Sunshine in a Cannes 

Here's one to dwell on if your 2002 travel plans involve the words "Boise" or "Motel 6." Three students from Full Sail Real World Education -- Kareem Edouard, Russell Lafreniere and Ryan Gates -- will spend May 11 through 28 at the Cannes Film Festival as part of a work-study program sponsored by Kodak.

It's not entirely a pleasure cruise. The guys have to work six hours per day in the festival's American Pavilion business and hospitality center. They are responsible for their own air travel, and each student must pay a $1,850 program fee and a nonrefundable $45 application fee.

What do they get in return? Two meals a day. Apartment lodgings. Entry into workshops and seminars with industry professionals. Screenings of their own student films in the American Pavilion. Badges that get them into other people's screenings and parties. And, perhaps most important, what apprentice player Edouard has already learned to call "face time" with industry bigwigs.

"I could be sitting next to Martin Scorsese, Tom Cruise ... you name it," says Edouard, a Miami-born 20-year-old of Haitian descent who transferred to Full Sail after 19 months at the University of Florida. "`But` I'm not going over there to get a job," he cautions. "I'm just there to fill up a Rolodex."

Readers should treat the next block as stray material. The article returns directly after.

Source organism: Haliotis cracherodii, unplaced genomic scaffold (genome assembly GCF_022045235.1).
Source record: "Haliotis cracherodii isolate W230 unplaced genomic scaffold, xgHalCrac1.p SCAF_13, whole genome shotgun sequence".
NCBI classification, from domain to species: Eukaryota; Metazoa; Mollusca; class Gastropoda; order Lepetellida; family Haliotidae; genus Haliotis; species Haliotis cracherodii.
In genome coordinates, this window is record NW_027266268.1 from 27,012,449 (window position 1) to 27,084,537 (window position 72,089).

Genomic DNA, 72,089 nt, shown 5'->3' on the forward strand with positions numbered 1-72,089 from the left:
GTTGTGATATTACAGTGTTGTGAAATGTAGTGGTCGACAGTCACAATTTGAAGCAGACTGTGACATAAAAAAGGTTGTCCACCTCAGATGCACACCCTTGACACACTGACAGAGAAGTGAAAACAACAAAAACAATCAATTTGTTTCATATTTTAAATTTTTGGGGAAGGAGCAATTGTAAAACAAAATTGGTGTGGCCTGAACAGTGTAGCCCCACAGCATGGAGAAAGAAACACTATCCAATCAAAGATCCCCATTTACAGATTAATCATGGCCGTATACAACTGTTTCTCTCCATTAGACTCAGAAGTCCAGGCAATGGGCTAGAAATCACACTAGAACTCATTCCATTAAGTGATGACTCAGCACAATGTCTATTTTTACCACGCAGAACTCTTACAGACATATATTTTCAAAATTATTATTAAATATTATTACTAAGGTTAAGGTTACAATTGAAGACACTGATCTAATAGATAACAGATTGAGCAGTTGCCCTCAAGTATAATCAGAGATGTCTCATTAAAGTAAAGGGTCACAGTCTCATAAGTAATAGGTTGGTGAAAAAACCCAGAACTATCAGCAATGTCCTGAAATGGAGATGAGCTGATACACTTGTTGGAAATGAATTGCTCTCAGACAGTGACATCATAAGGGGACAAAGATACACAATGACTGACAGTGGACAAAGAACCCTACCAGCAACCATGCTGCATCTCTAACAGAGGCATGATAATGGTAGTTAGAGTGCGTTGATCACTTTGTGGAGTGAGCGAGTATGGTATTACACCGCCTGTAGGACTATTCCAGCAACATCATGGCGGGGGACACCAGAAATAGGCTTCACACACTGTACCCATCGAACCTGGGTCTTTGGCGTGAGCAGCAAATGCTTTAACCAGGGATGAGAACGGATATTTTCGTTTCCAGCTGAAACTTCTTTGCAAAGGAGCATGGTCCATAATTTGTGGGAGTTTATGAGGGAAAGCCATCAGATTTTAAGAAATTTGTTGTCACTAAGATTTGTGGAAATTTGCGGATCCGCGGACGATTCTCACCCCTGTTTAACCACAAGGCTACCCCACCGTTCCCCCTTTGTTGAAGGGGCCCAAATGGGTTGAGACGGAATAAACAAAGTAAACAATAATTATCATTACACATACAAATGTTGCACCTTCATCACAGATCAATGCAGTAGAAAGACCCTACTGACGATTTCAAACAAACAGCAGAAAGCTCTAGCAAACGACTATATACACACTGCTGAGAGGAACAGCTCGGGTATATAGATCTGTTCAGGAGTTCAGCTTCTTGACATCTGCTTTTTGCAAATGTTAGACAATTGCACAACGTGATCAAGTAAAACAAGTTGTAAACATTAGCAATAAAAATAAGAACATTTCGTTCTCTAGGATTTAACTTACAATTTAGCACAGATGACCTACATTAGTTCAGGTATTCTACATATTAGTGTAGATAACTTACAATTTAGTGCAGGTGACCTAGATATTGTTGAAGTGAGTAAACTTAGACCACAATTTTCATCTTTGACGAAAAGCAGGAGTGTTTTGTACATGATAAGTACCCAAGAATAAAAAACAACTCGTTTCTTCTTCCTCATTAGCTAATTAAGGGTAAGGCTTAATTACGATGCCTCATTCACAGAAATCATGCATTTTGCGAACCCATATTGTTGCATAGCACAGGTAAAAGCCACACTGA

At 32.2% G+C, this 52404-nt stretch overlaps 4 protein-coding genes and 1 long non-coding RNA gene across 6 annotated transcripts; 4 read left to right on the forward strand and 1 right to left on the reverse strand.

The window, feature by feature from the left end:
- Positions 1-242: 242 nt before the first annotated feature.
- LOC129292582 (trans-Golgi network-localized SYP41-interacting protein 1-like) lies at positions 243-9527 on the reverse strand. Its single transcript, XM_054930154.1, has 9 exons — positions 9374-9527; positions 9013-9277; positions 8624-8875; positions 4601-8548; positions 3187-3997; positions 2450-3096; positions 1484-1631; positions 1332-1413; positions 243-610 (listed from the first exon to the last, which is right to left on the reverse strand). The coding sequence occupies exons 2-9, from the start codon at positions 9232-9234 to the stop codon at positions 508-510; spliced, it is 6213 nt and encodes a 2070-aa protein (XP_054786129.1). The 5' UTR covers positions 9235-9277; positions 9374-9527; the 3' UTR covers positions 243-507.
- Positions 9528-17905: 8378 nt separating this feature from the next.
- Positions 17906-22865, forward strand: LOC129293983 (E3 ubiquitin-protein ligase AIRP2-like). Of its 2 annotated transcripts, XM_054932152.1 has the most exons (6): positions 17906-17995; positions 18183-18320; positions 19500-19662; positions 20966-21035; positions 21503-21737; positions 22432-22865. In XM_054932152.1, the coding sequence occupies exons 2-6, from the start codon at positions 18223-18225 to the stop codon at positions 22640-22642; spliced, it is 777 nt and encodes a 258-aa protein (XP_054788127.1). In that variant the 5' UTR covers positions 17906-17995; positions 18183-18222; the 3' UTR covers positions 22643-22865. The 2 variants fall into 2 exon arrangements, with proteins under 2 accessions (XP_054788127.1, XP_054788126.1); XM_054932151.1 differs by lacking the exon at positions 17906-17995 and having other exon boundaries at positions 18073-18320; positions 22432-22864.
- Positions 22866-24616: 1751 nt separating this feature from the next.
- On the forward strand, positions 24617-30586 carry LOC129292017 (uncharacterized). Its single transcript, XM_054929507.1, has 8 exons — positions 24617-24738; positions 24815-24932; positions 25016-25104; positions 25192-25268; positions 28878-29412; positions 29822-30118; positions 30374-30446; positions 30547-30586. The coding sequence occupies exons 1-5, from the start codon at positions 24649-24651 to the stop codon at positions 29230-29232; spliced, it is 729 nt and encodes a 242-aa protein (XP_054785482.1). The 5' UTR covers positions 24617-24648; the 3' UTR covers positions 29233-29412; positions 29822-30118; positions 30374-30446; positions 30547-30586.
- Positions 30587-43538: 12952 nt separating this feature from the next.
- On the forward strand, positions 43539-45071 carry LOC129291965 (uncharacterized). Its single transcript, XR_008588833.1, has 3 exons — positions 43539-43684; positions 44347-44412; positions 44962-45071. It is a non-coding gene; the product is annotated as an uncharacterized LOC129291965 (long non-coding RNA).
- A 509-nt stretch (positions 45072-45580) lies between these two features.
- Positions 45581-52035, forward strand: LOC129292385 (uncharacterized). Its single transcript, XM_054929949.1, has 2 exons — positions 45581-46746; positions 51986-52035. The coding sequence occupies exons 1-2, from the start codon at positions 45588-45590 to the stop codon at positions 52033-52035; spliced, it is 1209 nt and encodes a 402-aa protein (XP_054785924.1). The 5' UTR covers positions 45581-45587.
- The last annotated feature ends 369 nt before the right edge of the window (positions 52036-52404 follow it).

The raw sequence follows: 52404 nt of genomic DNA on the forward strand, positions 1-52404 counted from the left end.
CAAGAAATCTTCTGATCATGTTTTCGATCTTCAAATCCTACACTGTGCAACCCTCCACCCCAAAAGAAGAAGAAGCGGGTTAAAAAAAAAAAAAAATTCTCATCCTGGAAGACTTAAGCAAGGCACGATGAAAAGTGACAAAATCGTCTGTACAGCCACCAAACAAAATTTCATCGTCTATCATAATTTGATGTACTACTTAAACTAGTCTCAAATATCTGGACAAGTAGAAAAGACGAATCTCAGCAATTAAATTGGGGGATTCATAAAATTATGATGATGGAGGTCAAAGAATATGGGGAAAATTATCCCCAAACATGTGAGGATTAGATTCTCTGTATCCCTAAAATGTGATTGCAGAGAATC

Edouard was the first of the three Full Sail students accepted by Kodak, plucked from a national pool of 4,000 applicants that was whittled down to 40 winners. He had to submit five essays and a copy of his film, "Uninspired," a 15-minute short about a scriptwriter who has to decide between remaining independent and going Hollywood. Edouard, who admires Godard and Truffaut, says he's more likely to follow the former path in his own career, producing indie fare through his company, World's Greatest Haitian Films. But, in one respect, he has already learned to operate like a mogul: He found a private donor to fund his Cannes trip.

Will the ends justify the cost? The Kodak program's literature warns that attendance at seminars and screenings is subject to ticket availability and room capacity. But Haxan Films' Mike Monello, who attended Cannes in 1999, says the pavilion is such a hub of activity that Edouard et al are almost certain to benefit. One over-sized Rolodex, coming up.

Fringe benefits

As soon as word circulated that a fire had destroyed the Orlando International Fringe Festival's storehouse of supplies `The Green Room, April 4`, concerned parties began to volunteer their fund-raising support. A benefit concert is set for April 20 at the Back Booth, and the new Creative Stages school in Winter Park will host an April 28 auction of art and related goods, augmented by musical and theatrical performances by Fringers.

"I feel like Jimmy Stewart at the end of "It's A Wonderful Life,"" says Chris Gibson, the festival's executive producer. (It's better than feeling like Warren Beatty at the end of "Bonnie and Clyde.")

The Fringe venues will be a bit easier to find in 2002, with a full five located in the Church Street Exchange. The temporary theaters will be spaced far enough apart to minimize sound problems, Gibson says, and there's no danger of audible interference from the now-shuttered Terror on Church Street attraction, as was experienced when a few Fringe shows were held in the Exchange last year. Let's hear it for failed businesses!